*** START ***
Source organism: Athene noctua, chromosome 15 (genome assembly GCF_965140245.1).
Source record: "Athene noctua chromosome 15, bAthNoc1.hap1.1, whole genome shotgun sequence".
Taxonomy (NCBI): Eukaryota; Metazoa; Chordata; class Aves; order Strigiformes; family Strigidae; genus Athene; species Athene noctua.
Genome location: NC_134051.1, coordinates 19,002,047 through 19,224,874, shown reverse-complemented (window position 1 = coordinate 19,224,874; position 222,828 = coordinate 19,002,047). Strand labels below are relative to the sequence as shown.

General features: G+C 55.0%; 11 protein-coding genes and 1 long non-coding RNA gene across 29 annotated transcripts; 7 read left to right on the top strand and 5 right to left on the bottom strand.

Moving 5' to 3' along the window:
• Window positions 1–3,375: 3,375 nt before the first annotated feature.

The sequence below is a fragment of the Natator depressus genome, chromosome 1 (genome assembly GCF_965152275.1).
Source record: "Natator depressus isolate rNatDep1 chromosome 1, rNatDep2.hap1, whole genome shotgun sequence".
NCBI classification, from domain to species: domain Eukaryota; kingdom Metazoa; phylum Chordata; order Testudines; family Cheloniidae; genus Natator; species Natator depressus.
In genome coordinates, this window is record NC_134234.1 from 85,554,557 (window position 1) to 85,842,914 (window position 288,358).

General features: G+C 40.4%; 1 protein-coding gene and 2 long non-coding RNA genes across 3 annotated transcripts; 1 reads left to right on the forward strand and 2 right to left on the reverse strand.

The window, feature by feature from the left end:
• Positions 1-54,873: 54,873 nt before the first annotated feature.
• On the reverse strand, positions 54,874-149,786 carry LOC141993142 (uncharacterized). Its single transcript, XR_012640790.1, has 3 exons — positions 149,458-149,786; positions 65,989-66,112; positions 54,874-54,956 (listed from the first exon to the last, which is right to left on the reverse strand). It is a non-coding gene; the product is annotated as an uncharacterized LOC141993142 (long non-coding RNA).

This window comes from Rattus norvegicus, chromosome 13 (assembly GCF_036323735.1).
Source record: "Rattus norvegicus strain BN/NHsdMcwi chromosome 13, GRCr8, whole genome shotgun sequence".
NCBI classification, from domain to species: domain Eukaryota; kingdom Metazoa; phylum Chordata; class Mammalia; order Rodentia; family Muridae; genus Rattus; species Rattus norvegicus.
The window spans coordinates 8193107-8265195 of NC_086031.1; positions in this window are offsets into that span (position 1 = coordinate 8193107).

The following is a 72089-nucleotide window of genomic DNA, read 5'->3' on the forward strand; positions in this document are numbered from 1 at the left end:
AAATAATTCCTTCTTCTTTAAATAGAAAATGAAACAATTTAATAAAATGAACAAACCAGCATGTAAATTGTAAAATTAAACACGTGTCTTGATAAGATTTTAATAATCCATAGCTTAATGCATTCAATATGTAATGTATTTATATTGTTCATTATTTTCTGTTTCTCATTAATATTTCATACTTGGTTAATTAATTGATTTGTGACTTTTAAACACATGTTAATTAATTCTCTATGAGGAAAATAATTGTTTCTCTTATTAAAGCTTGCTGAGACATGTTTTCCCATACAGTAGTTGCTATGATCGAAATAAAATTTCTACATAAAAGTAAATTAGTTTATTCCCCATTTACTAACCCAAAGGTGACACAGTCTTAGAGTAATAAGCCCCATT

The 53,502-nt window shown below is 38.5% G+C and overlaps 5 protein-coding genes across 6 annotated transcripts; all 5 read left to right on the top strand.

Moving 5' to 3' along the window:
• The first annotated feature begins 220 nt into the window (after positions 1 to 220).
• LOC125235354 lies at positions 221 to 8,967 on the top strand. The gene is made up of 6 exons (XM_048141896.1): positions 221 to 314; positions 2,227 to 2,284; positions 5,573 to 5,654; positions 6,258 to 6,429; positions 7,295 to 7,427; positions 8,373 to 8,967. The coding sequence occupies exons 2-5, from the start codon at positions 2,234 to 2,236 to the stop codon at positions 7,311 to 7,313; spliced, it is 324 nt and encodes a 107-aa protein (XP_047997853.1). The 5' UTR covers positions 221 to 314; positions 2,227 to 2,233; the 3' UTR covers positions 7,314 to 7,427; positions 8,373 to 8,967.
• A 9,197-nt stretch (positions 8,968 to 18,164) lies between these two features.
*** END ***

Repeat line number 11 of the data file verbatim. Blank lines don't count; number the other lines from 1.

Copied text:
In genome coordinates, this window is record NC_134234.1 from 85,554,557 (window position 1) to 85,842,914 (window position 288,358).